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Information tech: Benefits and drawbacks for hospitals
Study shows hospitals want better IT
Health care technology researchers, who have taken a long and comprehensive look at the pros and cons of information technology (IT) use in health care systems, have found that health IT adoption has progressed considerably over the past decade.1
"As IT started being adopted, more and more hospitals became interested in the business case associated with adopting technology," says Nir Menachemi, PhD, MPH, an associate professor in the department of health care organization and policy at the University of Alabama at Birmingham School of Public Health in Birmingham, AL.
"These systems are very expensive to adopt and implement, so being able to know you'll get some kind of benefit that you can quantify from their adoption is very important for decision makers at hospitals," Menachemi says.
"Lots of studies that have linked IT to benefits of any kind — whether they're financial or clinical or operational benefits — have all come from studies that looked at single institutions," he notes. "The studies looked at before and after implementation to see what kind of advantages there are."
The studies were conducted at large academic medical centers where researchers had a lot of grant money or the institutions had the in-house expertise for developing IT, Menachemi says.
"They produced some very good and strong evidence that IT does improve whatever it was they studied in a given study," he says. "They produce pretty good, causal evidence between the development of IT and whatever benefit they studied."
Menachemi and co-investigators wanted to carry this research another step to see what the IT capabilities were of general hospitals and finally of specialized hospitals.
"With that information we were able to see across lots of hospitals to see whether those with more IT capabilities performed better," he explains.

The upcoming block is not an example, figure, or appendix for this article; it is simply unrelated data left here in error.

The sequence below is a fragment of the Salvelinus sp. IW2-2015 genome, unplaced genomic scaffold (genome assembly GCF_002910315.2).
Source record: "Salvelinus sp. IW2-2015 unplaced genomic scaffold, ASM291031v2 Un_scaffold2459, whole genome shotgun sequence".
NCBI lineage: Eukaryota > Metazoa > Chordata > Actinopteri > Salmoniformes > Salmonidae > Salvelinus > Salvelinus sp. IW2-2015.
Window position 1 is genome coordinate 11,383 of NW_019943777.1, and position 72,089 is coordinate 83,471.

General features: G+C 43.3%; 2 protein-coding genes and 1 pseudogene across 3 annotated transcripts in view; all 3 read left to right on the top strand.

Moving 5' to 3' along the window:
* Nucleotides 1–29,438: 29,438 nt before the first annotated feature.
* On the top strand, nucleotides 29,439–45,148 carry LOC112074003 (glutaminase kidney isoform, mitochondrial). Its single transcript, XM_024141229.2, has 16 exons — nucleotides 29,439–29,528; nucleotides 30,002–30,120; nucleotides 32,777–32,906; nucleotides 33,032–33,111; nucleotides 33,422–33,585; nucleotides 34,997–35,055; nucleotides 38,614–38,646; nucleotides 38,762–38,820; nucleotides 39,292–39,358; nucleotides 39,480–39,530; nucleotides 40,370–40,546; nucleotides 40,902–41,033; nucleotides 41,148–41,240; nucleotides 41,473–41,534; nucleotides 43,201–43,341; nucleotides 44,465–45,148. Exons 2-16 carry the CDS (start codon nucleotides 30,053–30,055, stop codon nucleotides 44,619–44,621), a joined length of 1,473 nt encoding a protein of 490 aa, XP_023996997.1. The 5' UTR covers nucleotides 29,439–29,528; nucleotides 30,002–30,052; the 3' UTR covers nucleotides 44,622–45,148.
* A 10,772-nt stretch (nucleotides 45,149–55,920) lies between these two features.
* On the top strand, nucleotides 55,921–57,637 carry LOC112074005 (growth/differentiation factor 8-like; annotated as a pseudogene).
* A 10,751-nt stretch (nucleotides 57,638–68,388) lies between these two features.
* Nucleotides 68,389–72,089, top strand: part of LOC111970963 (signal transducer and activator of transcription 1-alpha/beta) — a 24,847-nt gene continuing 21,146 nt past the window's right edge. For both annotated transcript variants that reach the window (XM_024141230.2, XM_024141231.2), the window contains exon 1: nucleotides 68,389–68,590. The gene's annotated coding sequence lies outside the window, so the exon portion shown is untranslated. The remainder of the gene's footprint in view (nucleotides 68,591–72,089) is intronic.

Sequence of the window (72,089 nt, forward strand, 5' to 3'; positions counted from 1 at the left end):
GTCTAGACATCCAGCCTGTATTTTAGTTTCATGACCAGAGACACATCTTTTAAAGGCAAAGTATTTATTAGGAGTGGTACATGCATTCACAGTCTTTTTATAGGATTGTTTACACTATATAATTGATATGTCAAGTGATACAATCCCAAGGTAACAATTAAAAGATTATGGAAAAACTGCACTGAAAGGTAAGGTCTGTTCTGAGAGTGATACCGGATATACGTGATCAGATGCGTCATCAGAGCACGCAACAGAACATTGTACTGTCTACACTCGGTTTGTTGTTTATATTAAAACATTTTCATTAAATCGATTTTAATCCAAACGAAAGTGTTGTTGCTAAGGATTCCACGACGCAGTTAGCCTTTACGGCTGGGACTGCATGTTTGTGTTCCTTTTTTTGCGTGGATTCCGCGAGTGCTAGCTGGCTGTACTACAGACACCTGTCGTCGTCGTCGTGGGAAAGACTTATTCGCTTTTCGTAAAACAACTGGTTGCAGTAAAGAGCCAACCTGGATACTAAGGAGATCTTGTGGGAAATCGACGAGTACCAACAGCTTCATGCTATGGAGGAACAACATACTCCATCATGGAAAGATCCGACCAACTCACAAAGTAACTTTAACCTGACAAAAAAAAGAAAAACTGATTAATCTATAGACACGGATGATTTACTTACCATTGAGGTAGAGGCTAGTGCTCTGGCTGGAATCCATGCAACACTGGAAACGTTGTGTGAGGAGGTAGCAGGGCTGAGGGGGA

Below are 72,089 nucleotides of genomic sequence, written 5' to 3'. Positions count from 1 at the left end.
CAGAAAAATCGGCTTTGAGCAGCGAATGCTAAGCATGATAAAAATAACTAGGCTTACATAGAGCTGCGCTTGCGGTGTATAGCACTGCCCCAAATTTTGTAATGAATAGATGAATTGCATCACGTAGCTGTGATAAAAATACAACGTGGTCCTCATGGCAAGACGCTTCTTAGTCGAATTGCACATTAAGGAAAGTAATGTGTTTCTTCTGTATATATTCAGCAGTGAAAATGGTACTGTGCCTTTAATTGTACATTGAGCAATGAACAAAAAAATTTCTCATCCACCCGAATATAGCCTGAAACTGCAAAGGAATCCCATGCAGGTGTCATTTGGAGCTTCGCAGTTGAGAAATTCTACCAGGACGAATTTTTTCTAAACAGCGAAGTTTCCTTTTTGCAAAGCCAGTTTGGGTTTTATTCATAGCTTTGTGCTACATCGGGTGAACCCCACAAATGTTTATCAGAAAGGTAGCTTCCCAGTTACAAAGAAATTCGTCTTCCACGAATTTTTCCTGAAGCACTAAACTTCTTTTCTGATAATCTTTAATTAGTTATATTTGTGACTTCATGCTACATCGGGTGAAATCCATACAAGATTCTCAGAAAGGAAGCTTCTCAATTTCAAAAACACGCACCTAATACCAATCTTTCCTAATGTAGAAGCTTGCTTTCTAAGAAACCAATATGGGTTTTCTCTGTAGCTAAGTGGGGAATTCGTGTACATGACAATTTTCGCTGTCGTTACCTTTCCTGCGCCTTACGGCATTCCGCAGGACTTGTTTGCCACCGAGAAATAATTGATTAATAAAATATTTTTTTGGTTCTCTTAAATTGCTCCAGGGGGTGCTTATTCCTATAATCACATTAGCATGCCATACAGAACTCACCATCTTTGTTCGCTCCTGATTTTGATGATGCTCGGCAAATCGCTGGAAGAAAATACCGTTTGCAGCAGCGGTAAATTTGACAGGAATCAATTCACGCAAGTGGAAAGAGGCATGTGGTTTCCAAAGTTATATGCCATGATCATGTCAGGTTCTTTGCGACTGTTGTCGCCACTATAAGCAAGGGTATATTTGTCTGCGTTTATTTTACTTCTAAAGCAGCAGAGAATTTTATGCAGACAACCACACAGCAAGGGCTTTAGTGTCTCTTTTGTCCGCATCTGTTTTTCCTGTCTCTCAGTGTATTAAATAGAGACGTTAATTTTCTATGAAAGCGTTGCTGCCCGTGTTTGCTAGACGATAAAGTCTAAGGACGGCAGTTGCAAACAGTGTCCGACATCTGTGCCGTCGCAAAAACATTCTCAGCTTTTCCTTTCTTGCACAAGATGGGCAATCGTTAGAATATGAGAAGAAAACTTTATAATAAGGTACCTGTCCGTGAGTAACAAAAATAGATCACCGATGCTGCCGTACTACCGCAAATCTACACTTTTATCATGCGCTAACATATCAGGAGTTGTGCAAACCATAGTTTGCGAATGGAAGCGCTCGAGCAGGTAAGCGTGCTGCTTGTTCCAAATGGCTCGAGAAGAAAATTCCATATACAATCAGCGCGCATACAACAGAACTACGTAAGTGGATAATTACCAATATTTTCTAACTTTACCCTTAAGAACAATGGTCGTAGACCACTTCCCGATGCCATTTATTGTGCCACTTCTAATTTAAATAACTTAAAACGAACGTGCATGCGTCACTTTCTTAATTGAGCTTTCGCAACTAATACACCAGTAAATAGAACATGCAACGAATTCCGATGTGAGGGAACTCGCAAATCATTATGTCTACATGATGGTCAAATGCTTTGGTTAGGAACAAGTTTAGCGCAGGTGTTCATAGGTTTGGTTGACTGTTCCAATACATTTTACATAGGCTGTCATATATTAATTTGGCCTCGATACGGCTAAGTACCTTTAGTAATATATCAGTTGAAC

In a study of IT applications used in Florida hospitals, Menachemi and co-investigators found that clinical IT adoption was related to more patient safety outcome measures. Moreover, hospitals with the most sophisticated and mature IT infrastructures performed the best on a large number of patient safety indicators.2
Children are not little adults
Children's hospitals are unique settings, Menachemi notes.
"We began to collect the IT data so we could quantify IT capability across a large number of children's hospitals," he says. "This was the first study to describe who among children's hospitals was doing what in terms of information technology."
Investigators looked at what the barriers were and the future IT adoption intentions in the specialized children hospital setting, he adds.
"We're laying the foundation for a series of articles looking at outcomes in this children hospital setting," Menachemi says. "We're looking at whatever systems the hospitals have, and we're not focused on a specific vendor."
The type of studies the investigators have been doing complement the single institution studies. But while single institution studies can link causality to information technology, Menachemi's research cannot.
"The big disadvantage of our study design is we cannot detect causality, but we do have [general information benefits] that causal studies do not have," Menachemi says.